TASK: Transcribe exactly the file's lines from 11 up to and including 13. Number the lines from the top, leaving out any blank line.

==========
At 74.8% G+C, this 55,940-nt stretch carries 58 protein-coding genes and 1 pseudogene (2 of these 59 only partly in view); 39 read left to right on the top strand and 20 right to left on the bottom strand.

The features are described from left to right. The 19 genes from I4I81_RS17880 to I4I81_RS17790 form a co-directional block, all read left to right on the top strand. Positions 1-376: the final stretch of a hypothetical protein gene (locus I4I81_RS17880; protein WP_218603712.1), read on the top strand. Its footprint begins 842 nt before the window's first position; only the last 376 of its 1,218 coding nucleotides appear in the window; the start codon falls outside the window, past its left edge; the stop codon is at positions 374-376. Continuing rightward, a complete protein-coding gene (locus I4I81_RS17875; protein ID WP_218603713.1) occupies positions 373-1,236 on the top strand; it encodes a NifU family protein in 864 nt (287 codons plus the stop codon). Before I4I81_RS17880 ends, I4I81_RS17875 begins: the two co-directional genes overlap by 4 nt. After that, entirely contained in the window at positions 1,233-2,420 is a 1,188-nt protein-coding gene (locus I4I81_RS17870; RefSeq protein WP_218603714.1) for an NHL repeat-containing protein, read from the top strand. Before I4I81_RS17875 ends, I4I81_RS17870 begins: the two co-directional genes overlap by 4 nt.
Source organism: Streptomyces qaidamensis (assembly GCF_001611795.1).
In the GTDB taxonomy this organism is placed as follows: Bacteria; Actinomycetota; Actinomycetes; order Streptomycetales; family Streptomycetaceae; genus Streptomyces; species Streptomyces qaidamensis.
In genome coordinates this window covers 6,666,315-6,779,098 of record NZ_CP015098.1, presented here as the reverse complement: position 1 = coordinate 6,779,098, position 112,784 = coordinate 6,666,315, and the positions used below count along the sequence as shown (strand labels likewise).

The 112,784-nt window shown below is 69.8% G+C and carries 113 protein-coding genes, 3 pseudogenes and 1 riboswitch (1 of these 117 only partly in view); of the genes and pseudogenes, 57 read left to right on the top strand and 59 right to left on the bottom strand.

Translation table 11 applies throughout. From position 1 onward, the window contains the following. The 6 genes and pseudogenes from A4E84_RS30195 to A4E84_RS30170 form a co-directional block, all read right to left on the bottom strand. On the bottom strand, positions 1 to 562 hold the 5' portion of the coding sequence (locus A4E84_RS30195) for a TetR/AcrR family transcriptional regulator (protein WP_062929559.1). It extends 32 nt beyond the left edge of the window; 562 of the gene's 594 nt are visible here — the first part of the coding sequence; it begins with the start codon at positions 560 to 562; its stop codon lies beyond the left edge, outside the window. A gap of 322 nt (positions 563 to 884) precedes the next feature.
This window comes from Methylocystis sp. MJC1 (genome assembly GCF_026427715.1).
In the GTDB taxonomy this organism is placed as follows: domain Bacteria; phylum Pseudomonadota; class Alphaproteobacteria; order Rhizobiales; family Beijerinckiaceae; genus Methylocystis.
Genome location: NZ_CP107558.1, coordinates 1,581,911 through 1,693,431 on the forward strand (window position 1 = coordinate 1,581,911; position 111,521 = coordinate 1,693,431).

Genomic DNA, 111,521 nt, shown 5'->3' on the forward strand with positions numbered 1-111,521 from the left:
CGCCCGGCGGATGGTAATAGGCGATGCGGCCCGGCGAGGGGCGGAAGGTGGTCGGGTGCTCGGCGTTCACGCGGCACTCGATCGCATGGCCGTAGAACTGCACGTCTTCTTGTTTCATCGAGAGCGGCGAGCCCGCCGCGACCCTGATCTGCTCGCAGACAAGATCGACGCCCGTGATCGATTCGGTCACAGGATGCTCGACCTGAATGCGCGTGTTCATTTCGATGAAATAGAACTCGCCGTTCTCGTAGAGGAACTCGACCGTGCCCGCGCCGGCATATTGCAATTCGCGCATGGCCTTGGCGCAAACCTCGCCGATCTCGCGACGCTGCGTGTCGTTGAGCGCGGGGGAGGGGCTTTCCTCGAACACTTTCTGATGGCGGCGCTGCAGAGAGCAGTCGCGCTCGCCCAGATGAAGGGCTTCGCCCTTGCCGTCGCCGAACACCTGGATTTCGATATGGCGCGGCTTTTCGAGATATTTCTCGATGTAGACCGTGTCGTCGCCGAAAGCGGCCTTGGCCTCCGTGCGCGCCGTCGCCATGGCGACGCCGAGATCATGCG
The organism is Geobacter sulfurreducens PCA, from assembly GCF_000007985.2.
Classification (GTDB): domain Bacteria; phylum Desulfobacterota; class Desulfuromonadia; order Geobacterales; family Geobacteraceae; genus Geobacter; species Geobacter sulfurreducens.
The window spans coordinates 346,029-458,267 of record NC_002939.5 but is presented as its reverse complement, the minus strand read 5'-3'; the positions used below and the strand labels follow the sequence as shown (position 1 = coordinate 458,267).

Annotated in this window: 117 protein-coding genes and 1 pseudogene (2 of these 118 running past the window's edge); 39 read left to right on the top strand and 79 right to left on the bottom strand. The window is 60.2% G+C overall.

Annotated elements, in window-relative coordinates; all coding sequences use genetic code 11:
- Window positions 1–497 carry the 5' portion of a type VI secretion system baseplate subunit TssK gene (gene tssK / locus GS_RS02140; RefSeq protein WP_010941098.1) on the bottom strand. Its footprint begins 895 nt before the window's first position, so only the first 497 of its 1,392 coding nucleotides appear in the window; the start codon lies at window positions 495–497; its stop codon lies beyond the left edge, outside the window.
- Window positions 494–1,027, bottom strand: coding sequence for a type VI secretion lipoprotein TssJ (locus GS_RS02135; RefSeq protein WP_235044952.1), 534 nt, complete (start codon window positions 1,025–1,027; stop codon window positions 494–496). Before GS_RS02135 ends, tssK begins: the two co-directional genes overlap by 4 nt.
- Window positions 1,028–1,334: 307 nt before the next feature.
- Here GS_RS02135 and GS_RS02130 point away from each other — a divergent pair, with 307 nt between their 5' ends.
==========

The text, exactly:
Genomic DNA, 111,521 nt, shown 5'->3' on the forward strand with positions numbered 1-111,521 from the left:
CGCCCGGCGGATGGTAATAGGCGATGCGGCCCGGCGAGGGGCGGAAGGTGGTCGGGTGCTCGGCGTTCACGCGGCACTCGATCGCATGGCCGTAGAACTGCACGTCTTCTTGTTTCATCGAGAGCGGCGAGCCCGCCGCGACCCTGATCTGCTCGCAGACAAGATCGACGCCCGTGATCGATTCGGTCACAGGATGCTCGACCTGAATGCGCGTGTTCATTTCGATGAAATAGAACTCGCCGTTCTCGTAGAGGAACTCGACCGTGCCCGCGCCGGCATATTGCAATTCGCGCATGGCCTTGGCGCAAACCTCGCCGATCTCGCGACGCTGCGTGTCGTTGAGCGCGGGGGAGGGGCTTTCCTCGAACACTTTCTGATGGCGGCGCTGCAGAGAGCAGTCGCGCTCGCCCAGATGAAGGGCTTCGCCCTTGCCGTCGCCGAACACCTGGATTTCGATATGGCGCGGCTTTTCGAGATATTTCTCGATGTAGACCGTGTCGTCGCCGAAAGCGGCCTTGGCCTCCGTGCGCGCCGTCGCCATGGCGACGCCGAGATCATGCG
The organism is Geobacter sulfurreducens PCA, from assembly GCF_000007985.2.